Schemas represent a stable vision of oneself. Young's schema questionnaire-s3 (YSQ-s3) presents 90 perceptions of oneself, specifying 18 early maladaptive schemas (EMS). We studied the intensity and inter-relations of these 18 EMS and how they pool together into a specific domain.
Two hundred and ninety four subjects (294 patients from a French private practice in psychiatry and 12 volunteers) filled in a French version of the YSQ-s3. Item scores range from 1 to 6. Only the scores of 4 "true for me during most of my life" or higher were kept for the statistical analysis. Data analysis was conducted using descriptive statistics, principal component analysis (PCA) and hierarchical clustering analysis (HCA).
The EMS mean scores ranged from 3.4 to 12.9 and standard deviations from 5.9 to 9.7. EMS score correlations range from 0.009 to 0.55. The principal component analysis (PCA), that provides linear combinations of each EMS score, yields only one meaningful component. Indeed, the screen plot that provides the eigen values associated with each principal component, suggests keeping only the first component. This component presents a size-effect and represents the "global scores intensity". The hierarchical clustering analysis (HC) fits the 18 EMS in 5 domains (r(2)=0.4): (1) "avoidance" (with 3 EMS: emotional deprivation, social isolation/alienation, emotional inhibition), (2)"give" (with 1 EMS: self-sacrifice), (3) "take" (with 3 EMS: entitlement/grandiosity, insufficient self-control/self-discipline, approval-seeking/recognition-seeking) (4) "awareness" (with 8 EMS: abandonment/instability, mistrust/abuse, defectiveness/shame, dependence/incompetence, vulnerability to harm or illness, enmeshment/undeveloped self, failure, subjugation) (5) "faith" (with 3 EMS: negativity/pessimism, unrelenting standards/hyper-criticalness, punitiveness). When the HC analysis is applied to the population (n=294), it yields 6 classes of patients. The mean score of the 5 domains, described above, can describe these classes.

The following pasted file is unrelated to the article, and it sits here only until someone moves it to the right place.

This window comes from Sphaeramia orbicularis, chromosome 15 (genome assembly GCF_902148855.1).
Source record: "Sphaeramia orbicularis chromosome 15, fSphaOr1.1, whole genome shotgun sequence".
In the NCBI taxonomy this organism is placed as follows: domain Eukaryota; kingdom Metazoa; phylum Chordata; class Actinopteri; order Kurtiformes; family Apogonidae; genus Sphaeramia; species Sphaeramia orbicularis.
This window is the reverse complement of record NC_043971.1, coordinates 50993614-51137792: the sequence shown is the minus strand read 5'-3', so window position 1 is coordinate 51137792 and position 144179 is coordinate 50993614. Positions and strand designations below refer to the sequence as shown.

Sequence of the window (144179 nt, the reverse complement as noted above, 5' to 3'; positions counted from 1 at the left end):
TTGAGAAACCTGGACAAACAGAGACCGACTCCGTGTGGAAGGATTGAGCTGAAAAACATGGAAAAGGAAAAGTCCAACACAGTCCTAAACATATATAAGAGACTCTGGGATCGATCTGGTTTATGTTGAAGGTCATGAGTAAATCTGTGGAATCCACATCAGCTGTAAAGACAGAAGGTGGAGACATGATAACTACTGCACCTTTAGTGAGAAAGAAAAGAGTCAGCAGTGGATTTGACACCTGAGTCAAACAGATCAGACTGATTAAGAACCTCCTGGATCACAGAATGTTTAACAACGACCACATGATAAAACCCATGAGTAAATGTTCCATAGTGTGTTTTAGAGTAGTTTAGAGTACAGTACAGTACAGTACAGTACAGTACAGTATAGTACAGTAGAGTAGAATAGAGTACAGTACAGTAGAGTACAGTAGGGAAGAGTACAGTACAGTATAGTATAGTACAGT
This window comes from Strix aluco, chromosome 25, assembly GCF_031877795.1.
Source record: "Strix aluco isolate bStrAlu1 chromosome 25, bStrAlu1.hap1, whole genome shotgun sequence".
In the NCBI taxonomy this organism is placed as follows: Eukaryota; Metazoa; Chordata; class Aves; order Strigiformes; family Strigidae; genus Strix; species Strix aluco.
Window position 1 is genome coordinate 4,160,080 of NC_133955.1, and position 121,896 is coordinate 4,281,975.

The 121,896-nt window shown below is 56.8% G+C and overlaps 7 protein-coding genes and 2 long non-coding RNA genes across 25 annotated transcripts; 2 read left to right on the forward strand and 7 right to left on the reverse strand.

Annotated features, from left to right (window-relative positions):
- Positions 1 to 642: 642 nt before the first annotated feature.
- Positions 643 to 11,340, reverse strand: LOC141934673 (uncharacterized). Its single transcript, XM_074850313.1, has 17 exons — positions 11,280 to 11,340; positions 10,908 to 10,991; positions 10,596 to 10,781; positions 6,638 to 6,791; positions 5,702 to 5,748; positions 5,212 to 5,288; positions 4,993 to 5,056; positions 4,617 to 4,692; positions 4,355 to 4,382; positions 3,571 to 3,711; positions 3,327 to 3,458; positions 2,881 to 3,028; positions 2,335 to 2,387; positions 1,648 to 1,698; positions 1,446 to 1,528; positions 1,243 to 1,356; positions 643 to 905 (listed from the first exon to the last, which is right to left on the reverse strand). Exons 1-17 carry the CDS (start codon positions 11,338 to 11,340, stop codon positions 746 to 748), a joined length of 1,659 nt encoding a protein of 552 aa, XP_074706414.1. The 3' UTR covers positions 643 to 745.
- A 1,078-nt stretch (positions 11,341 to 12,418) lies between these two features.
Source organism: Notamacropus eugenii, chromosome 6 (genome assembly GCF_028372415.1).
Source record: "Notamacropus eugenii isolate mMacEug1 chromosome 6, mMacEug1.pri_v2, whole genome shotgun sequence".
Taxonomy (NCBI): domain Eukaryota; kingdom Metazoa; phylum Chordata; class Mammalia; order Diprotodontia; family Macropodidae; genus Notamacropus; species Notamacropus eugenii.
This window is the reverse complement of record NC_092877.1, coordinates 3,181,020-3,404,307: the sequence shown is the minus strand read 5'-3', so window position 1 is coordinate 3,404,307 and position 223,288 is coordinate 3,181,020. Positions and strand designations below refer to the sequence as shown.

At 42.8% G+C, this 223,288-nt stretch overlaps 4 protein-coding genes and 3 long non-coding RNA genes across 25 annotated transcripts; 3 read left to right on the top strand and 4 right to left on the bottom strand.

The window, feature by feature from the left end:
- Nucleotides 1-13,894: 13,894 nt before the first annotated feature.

These 5 domains do not completely fit Young's five "primary infantile needs" domains. Only 2/3 of the EMS are correctly attributed to the "primary infantile needs" domains. The 5 domains seem closely related to the 5 dimensions of the NEO-PI-R or to the 5 domains of personality disorders (criteria b) described in the DSM-5. In our understanding the dimensions "avoidance, give, take" represent 3 types of relationship to others (on behavioral level). The dimension "awareness" represents the fears and losses (on the emotional level) and "faith" represents beliefs and consciousness (on the cognitive level). The intensity of the 5 domains inside each class of patients could guide the clinical interpretation, specifically for personality disorders.